WOODSTOCK – A committee sees no need to recommend altering the number of McHenry County Board members and districts after the next U.S. Census.
The second meeting of the Reorganization Committee will be its last, as members concluded that the County Board’s structure is adequate, and that talk of changing it is at the very least premature, with the next opportunity to do so seven years and four elections away. Thursday’s meeting comprised just under half of the board.
“The majority of members felt that we are in pretty good shape as to where they are ... we’re not hearing an outcry from the public as to, ‘There’s too many board members,’ ” said committee Chairwoman Carolyn Schofield, R-Crystal Lake.
The opinion of the committee, shared since its inaugural July meeting, was that the entire debate has been politically driven by state Rep. Jack Franks, D-Marengo, who in recent years has taken aim at the body’s size and structure.
The McHenry County Board is made up of 24 members representing six four-member districts. The last major change came after the 1990 U.S. Census, when board members went from three districts of eight members each to its current configuration.
Illinois governments are required after every decennial census to adjust their legislative boundaries to ensure that districts have roughly equal population. But they also have a window to alter the number of members or districts if they so choose – the next opportunity county boards will have to alter their sizes will be after the 2020 Census for the 2022 election.
While the County Board after the 2010 Census chose not to deviate from its longtime structure, other collar counties did.
Lake and Kane counties each shrank by two to 21 and 24 members, respectively. Will County shrank by one to 26 members, but overhauled its districts – it went from three large districts of nine members each to 13, two-member districts.
Winnebago County, which contains Rockford, slashed its size after the 2010 Census from 28 members to 20. DuPage downsized after the 2000 Census from 24 to its current 18 to comply with state law, which caps county boards to 18 members for counties other than Cook with more than 800,000 residents.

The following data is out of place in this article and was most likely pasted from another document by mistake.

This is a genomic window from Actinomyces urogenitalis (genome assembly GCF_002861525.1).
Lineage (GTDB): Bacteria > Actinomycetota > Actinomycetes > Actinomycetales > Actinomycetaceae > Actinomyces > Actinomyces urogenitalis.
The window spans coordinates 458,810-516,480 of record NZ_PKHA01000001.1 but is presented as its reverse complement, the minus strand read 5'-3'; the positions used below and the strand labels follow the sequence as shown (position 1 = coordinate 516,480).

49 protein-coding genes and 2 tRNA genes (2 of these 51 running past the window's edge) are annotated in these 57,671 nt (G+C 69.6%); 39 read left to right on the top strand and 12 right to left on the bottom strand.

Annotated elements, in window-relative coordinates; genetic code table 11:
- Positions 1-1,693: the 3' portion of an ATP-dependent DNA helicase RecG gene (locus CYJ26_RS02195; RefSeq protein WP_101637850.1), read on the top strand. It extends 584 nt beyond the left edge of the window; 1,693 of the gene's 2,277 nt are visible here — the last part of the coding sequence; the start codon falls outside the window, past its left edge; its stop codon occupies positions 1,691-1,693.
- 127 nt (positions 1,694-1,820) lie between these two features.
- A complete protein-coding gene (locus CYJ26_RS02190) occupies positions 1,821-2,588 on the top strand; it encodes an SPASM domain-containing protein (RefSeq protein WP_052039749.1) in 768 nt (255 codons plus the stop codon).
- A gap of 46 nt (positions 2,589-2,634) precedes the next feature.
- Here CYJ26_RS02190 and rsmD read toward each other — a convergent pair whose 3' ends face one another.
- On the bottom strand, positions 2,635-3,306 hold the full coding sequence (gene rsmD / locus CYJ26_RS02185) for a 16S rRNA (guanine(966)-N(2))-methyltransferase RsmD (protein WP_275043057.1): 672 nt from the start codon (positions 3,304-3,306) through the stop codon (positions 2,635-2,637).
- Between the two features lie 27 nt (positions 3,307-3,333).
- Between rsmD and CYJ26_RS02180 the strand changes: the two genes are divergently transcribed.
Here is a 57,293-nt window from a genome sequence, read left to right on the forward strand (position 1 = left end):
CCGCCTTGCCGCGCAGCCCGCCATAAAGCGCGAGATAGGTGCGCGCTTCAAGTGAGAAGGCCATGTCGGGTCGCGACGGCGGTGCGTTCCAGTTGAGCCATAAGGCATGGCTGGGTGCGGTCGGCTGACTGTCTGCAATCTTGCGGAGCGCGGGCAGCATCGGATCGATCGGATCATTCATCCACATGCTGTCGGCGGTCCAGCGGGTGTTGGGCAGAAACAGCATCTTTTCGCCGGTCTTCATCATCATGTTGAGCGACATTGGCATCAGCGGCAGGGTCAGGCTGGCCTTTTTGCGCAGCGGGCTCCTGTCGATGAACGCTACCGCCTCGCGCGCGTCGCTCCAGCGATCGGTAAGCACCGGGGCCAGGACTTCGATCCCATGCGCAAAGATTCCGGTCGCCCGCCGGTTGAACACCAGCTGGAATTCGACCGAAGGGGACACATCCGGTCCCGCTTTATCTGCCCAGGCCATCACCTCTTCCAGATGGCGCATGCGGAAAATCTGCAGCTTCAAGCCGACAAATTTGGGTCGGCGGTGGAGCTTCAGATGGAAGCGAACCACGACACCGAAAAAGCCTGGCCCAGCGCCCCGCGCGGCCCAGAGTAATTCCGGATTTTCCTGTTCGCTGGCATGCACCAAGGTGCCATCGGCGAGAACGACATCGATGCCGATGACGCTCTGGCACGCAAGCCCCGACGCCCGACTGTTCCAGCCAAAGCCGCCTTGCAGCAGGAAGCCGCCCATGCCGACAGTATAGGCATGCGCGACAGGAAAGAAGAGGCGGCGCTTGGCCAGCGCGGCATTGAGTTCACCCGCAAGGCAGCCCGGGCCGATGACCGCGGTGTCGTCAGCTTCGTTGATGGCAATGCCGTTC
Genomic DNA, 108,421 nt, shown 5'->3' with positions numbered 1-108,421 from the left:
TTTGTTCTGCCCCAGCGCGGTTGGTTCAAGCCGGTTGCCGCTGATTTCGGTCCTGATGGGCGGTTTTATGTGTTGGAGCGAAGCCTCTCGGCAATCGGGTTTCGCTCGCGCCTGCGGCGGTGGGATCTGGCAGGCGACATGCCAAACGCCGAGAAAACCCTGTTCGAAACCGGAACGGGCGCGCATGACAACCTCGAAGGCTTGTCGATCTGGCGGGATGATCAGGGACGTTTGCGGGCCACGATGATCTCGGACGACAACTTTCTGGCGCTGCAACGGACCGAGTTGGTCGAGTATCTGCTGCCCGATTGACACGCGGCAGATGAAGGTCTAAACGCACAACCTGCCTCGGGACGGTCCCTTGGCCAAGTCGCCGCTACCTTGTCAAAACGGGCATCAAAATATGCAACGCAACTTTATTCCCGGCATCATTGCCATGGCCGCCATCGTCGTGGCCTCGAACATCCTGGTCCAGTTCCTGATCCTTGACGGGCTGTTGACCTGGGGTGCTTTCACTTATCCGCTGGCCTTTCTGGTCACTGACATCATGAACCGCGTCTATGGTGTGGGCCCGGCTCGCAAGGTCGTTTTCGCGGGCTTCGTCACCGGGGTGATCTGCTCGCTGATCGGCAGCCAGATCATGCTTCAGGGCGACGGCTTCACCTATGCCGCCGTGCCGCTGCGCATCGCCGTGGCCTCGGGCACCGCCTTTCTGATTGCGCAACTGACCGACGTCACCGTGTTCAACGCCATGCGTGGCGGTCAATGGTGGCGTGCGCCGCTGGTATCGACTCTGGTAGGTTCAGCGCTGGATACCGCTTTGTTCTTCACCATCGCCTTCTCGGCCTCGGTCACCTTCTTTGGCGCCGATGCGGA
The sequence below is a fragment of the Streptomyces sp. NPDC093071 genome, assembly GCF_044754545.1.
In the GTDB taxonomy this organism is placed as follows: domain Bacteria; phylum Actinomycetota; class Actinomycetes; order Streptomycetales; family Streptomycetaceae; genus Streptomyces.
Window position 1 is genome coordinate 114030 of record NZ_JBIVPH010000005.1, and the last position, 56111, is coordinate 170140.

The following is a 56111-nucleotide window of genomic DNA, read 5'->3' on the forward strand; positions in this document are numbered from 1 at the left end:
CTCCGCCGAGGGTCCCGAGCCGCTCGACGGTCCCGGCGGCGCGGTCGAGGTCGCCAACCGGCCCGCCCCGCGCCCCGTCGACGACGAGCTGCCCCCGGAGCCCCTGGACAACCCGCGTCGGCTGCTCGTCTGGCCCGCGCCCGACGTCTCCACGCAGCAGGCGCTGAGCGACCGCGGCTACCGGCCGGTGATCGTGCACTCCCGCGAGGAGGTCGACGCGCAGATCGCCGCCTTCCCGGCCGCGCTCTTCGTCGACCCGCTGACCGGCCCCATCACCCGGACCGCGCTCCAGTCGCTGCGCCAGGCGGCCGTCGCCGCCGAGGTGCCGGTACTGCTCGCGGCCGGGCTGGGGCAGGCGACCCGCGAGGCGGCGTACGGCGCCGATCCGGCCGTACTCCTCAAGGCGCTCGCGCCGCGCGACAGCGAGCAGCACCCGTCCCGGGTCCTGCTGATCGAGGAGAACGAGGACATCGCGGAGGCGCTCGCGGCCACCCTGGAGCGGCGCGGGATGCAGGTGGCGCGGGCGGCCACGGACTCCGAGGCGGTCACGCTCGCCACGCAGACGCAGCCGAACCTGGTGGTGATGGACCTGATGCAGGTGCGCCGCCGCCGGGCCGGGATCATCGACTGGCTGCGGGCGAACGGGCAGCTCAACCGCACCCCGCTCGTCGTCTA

A minority on the County Board after the 2010 Census unsuccessfully pushed to shrink to 20 members and change to districts of two members each, which they argued would increase accountability.
The McHenry County Board falls in the median of board size compared to the 12 largest counties besides Cook, according to a chart prepared for the committee by county staff. But McHenry County is the odd county out with four-member districts. DuPage County has three-member districts, three others have two-member districts and the remaining seven have single-member districts.
The largest counties by population besides Cook make up the suburbs of Chicago and St. Louis, and contain the cities of Rockford, Peoria, Urbana-Champaign, Springfield and Bloomington-Normal.
The debate over the McHenry County Board’s size was re-energized in June when Franks asked the County Board in a letter for an advisory referendum asking voters whether it should shrink to 16 single-member districts. While the County Board committee in charge of legislative initiatives rejected Franks’ request on a 1-4 vote, board Chairman Tina Hill, R-Woodstock, felt the debate was one worth having.
It was Franks’ success on one front – pushing for popular election of the county board chairman – that committee members cited Thursday among their reasons for hesitating to change anything now.
Voters in the March primary approved a referendum to elect the chairman every four years, ending the practice of the board electing the chairman themselves every two years. Part of the motivation for the County Board placing the question on the ballot was Franks’ unsuccessful pushing of a 2012 referendum to replace the chairman with a county executive form of government.
Committee members argued that making a decision today on its size and structure for the 2022 election would be silly, given future turnover and the unknown political changes starting in 2016 when the chairman is elected by the voters. Every collar county but Lake popularly elects the board chairman, but Will County voters elect a county executive.
Committee members also rejected the argument that shrinking the size of the County Board would result in cost savings to a $250 million county budget as a “fallacy.” The chart by county staff shows the $21,000 salary for County Board members, excluding benefits, in the median for comparably-sized counties.
“If we reduce the number of board members, it’s not going to reduce the financial end of it. If you reduce the size, it’s going to put more work on those remaining,” Schofield said.
The committee will draw up a report on its findings and submit them to the full board at a later date, Schofield said.
The Democratic Party of McHenry County, which holds two seats on the County Board, have made shrinking the board’s size a core issue for the 2014 election.